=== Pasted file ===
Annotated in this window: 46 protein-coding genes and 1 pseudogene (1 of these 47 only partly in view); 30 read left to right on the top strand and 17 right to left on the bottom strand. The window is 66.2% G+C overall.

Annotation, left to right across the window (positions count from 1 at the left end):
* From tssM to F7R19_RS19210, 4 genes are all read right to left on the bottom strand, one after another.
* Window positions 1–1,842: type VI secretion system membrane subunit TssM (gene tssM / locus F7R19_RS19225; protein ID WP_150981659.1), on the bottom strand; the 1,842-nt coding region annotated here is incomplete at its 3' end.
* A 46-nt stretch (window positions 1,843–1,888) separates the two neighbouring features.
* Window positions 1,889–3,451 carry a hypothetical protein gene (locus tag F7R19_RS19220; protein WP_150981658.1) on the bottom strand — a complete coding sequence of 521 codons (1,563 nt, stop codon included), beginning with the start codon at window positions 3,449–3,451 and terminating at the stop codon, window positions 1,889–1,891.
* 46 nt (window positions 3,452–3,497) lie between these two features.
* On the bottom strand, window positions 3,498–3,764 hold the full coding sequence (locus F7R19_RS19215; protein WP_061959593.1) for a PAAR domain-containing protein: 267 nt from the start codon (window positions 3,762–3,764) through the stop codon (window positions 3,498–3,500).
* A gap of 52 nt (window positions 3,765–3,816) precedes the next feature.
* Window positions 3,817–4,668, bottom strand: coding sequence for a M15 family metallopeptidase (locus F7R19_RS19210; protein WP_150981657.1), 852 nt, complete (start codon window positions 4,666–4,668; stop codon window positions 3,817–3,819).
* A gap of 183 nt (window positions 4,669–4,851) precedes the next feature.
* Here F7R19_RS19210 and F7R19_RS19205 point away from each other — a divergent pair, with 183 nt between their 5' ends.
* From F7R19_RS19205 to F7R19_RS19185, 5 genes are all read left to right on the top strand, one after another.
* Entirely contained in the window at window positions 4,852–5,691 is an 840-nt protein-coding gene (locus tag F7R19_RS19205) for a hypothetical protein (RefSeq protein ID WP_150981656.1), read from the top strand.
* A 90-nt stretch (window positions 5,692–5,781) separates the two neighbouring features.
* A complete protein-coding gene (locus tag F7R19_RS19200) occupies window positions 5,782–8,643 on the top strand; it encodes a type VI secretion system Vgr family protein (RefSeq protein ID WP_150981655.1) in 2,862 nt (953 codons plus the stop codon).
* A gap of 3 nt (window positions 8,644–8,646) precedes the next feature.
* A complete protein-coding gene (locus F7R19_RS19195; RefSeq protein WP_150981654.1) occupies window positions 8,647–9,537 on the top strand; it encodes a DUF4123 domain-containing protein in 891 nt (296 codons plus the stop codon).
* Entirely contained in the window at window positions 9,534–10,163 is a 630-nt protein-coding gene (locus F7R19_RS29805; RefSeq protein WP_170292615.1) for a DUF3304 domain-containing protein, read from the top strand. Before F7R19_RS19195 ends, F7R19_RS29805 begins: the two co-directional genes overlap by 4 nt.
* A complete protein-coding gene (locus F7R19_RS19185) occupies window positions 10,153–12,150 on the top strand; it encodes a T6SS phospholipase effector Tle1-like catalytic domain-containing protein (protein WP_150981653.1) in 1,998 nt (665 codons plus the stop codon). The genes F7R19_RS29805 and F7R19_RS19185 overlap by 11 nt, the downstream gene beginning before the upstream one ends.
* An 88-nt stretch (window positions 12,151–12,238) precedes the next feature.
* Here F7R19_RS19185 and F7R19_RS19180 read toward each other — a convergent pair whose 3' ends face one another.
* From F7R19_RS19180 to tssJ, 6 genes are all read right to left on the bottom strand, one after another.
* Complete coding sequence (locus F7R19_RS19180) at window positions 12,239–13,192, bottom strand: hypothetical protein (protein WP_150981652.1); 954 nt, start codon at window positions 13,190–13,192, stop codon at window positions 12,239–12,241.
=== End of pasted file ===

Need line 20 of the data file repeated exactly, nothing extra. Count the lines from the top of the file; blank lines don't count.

* A complete protein-coding gene (locus F7R19_RS19185) occupies window positions 10,153–12,150 on the top strand; it encodes a T6SS phospholipase effector Tle1-like catalytic domain-containing protein (protein WP_150981653.1) in 1,998 nt (665 codons plus the stop codon). The genes F7R19_RS29805 and F7R19_RS19185 overlap by 11 nt, the downstream gene beginning before the upstream one ends.